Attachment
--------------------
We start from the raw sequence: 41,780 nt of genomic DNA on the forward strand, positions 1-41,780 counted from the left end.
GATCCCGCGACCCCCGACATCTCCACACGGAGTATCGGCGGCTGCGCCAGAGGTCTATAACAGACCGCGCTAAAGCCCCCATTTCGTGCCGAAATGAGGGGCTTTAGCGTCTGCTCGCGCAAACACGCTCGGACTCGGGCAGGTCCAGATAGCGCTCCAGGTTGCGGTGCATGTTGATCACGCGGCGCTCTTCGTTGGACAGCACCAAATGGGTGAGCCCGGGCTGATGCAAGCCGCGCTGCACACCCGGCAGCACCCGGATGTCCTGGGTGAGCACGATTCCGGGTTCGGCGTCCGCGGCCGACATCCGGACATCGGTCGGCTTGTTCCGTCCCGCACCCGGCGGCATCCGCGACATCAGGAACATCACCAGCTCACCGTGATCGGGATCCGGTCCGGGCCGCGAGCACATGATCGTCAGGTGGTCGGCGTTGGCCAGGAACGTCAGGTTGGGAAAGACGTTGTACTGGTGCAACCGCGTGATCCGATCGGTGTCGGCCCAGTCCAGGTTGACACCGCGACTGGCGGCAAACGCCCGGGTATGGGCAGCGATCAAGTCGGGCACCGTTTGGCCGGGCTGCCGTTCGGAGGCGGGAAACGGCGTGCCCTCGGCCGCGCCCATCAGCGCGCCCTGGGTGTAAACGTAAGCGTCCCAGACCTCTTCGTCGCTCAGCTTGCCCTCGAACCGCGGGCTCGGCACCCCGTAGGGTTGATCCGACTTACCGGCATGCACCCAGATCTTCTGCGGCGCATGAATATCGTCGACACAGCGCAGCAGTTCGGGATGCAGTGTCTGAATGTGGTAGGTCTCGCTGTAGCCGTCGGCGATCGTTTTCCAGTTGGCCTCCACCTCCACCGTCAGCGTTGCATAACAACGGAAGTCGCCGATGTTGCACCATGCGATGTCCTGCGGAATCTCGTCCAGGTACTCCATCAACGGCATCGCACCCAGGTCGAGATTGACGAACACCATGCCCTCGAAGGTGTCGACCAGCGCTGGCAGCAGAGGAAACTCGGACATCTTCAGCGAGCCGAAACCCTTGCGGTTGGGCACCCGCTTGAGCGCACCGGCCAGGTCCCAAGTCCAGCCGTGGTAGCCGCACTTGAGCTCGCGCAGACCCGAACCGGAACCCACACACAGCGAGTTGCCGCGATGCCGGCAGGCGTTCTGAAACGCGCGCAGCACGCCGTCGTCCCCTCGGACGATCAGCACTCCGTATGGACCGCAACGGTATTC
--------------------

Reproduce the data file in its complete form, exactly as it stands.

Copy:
We start from the raw sequence: 41,780 nt of genomic DNA on the forward strand, positions 1-41,780 counted from the left end.
GATCCCGCGACCCCCGACATCTCCACACGGAGTATCGGCGGCTGCGCCAGAGGTCTATAACAGACCGCGCTAAAGCCCCCATTTCGTGCCGAAATGAGGGGCTTTAGCGTCTGCTCGCGCAAACACGCTCGGACTCGGGCAGGTCCAGATAGCGCTCCAGGTTGCGGTGCATGTTGATCACGCGGCGCTCTTCGTTGGACAGCACCAAATGGGTGAGCCCGGGCTGATGCAAGCCGCGCTGCACACCCGGCAGCACCCGGATGTCCTGGGTGAGCACGATTCCGGGTTCGGCGTCCGCGGCCGACATCCGGACATCGGTCGGCTTGTTCCGTCCCGCACCCGGCGGCATCCGCGACATCAGGAACATCACCAGCTCACCGTGATCGGGATCCGGTCCGGGCCGCGAGCACATGATCGTCAGGTGGTCGGCGTTGGCCAGGAACGTCAGGTTGGGAAAGACGTTGTACTGGTGCAACCGCGTGATCCGATCGGTGTCGGCCCAGTCCAGGTTGACACCGCGACTGGCGGCAAACGCCCGGGTATGGGCAGCGATCAAGTCGGGCACCGTTTGGCCGGGCTGCCGTTCGGAGGCGGGAAACGGCGTGCCCTCGGCCGCGCCCATCAGCGCGCCCTGGGTGTAAACGTAAGCGTCCCAGACCTCTTCGTCGCTCAGCTTGCCCTCGAACCGCGGGCTCGGCACCCCGTAGGGTTGATCCGACTTACCGGCATGCACCCAGATCTTCTGCGGCGCATGAATATCGTCGACACAGCGCAGCAGTTCGGGATGCAGTGTCTGAATGTGGTAGGTCTCGCTGTAGCCGTCGGCGATCGTTTTCCAGTTGGCCTCCACCTCCACCGTCAGCGTTGCATAACAACGGAAGTCGCCGATGTTGCACCATGCGATGTCCTGCGGAATCTCGTCCAGGTACTCCATCAACGGCATCGCACCCAGGTCGAGATTGACGAACACCATGCCCTCGAAGGTGTCGACCAGCGCTGGCAGCAGAGGAAACTCGGACATCTTCAGCGAGCCGAAACCCTTGCGGTTGGGCACCCGCTTGAGCGCACCGGCCAGGTCCCAAGTCCAGCCGTGGTAGCCGCACTTGAGCTCGCGCAGACCCGAACCGGAACCCACACACAGCGAGTTGCCGCGATGCCGGCAGGCGTTCTGAAACGCGCGCAGCACGCCGTCGTCCCCTCGGACGATCAGCACTCCGTATGGACCGCAACGGTATTC